Volcanic ash consists of very fine rock and mineral particles less than 2 mm in diameter that are ejected from a volcanic vent. Ash is created when solid rock shatters and magma separates into minute particles during explosive volcanic activity. The usually violent nature of an eruption involving steam (phreatic eruption) results in the magma and perhaps solid rock surrounding the vent, being torn into particles of clay and sand size. The plume that is often seen above an erupting volcano is composed primarily of ash and steam. The very fine particles may be carried for many miles, settling out as a dust-like layer across the landscape. This is known as an ash fall. The term for any material explosively thrown out from a vent is tephra or pyroclastic debris. If liquid magma is ejected as a spray, the particles will solidify in the air to small fragments of volcanic glass. Tephra particles of gravel size are termed cinders.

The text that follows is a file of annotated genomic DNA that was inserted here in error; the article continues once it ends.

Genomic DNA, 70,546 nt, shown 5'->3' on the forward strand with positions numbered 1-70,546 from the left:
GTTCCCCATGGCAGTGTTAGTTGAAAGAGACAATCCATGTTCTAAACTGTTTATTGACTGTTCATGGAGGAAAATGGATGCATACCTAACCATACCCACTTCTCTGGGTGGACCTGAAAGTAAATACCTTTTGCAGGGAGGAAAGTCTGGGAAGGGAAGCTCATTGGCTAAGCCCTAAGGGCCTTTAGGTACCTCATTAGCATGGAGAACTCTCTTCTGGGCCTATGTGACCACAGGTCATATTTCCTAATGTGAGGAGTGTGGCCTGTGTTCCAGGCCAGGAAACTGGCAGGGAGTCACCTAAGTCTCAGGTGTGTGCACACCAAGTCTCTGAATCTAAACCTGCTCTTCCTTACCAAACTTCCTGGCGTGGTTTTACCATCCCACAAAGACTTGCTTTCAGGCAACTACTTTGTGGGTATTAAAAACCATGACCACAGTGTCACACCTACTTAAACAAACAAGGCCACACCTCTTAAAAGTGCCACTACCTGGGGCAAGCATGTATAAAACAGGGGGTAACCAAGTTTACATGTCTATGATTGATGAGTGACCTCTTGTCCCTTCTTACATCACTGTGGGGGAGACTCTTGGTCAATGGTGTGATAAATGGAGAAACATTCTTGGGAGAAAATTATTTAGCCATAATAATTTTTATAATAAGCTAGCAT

A grey abrasive of volcanic origin (usually 2 to 20% in a cream or gel base).
Unlike the ash that forms from burning wood or other combustible materials, volcanic ash is hard and abrasive, rather than soft and fluffy.
It does not dissolve in water, and it conducts electricity, especially when it is wet.
It often smells of sulfur.
Volcanic ash is not poisonous, but inhaling it may cause problems for people whose respiratory system is already compromised by disorders such as asthma or emphysema. The abrasive texture can cause irritation and scratching of the surface of the eyes. People who wear contact lenses should wear glasses if dust is present. Furthermore, the combination of volcanic ash with the moisture in the lungs may create a substance akin to liquid cement. People should also take caution to filter the air they breathe with a damp cloth or a face mask.